Soybean Outlook- Forecasting grain prices is relatively easy in normal times. Most models assume the future will be like the past. When it isn’t, weather usually is the blame. Bad weather cuts production, increasing prices. More recently, benign conditions six years in a row caused inevitable building of supplies, crushing prices lower. But predictions are hard, if not nearly impossible when assumptions about the future turn out to be anybody’s guess.

Corn Outlook- News in the corn market hasn’t been all bad lately. If anything, fundamentals of supply and demand look more promising. But that attitude is hardly reflected on price charts, which are on the verge of breaking down after nearly breaking out to the upside only last week. 

Energy/Ethanol Outlook- Catching a falling knife in any commodity market isn’t easy. But that’s a worry for speculators. Farmers are hedgers and they’ll need plenty of fuel to run machinery and dry crops in 2019. It’s time to take advantage of a steep drop in energy prices to start booking diesel and propane for the coming year.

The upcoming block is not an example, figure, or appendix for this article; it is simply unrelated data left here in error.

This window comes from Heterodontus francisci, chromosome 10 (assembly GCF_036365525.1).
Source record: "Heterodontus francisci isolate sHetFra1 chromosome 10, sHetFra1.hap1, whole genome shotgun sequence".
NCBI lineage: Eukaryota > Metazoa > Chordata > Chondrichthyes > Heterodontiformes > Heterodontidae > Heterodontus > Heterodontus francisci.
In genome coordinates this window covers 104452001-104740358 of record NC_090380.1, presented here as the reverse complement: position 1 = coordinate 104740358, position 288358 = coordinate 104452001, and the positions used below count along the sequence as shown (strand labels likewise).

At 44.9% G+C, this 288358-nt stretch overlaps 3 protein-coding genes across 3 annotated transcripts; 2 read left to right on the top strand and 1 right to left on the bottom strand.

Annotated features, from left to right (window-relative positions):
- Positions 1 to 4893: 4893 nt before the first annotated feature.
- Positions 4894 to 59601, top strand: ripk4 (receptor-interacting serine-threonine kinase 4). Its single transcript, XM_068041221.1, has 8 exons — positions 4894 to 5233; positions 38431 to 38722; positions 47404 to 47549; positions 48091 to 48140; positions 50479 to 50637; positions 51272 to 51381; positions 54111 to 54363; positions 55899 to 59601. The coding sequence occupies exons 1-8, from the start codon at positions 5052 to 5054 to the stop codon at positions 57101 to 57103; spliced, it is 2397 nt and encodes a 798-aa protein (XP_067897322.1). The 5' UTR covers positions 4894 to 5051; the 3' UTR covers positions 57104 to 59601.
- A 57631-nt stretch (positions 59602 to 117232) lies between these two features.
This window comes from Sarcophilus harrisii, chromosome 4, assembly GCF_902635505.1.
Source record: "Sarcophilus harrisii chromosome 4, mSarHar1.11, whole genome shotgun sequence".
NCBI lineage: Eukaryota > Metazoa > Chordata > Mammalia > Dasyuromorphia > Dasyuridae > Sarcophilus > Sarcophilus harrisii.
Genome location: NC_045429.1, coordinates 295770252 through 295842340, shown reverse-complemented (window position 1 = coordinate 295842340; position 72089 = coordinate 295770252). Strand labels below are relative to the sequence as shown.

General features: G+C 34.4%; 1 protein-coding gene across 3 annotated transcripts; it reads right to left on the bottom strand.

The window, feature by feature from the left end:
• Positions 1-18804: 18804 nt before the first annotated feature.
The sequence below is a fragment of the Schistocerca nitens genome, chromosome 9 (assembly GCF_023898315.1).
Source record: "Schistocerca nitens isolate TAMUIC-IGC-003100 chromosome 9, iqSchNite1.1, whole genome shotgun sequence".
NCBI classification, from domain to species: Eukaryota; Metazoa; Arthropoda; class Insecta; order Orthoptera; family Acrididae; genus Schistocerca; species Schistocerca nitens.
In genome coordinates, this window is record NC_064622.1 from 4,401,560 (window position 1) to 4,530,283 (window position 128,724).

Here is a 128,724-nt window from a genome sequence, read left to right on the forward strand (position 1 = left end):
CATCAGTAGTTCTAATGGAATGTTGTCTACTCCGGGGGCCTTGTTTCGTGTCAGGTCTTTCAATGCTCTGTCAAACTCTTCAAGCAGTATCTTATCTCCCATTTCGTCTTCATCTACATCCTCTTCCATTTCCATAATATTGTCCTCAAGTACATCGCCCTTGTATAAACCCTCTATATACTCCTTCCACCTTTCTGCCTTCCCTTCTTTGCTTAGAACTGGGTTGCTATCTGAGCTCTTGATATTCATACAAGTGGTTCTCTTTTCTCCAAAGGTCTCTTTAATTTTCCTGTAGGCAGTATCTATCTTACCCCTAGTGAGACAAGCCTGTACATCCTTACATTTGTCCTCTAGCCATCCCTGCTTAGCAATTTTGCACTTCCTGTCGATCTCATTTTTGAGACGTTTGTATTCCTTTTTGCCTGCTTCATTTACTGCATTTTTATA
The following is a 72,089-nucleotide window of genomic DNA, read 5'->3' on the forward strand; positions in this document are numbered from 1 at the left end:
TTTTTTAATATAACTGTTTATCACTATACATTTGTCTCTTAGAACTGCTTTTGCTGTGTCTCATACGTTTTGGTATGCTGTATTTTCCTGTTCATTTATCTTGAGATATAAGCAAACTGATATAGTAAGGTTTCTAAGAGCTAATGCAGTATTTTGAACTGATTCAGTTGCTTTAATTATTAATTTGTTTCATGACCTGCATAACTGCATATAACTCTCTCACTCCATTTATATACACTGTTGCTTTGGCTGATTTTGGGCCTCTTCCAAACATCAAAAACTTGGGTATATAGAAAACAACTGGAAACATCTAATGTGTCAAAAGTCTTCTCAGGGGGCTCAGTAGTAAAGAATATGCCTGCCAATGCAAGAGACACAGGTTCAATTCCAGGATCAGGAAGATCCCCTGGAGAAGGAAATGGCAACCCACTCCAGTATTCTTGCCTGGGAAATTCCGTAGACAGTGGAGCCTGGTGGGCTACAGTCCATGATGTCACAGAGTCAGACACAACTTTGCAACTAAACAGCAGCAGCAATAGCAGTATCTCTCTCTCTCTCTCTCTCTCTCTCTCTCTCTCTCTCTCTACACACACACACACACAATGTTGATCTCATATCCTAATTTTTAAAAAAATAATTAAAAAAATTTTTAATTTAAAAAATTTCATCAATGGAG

Wheat Outlook- I advised growers holding 2018 winter wheat inventory to store much of it hedged as far out as possible, to take advantage of strong carries created by the variable storage rate system used at the CME Group. The VSR increases storage costs if carries on deliverable wheat widen enough to encourage the type of hedging I recommended when December-May spreads rose to seven and eight cents a bushel a month. The idea behind the VSR is to get that wheat into strong hands, forcing end users to bid up the basis, and in theory getting cash and futures closer to convergence at delivery.

Financial Outlook– Interest rates are rising, that much is clear. But how far and how fast the cost of money goes up is a bit more uncertain headed into the next policy meeting at the Federal Reserve.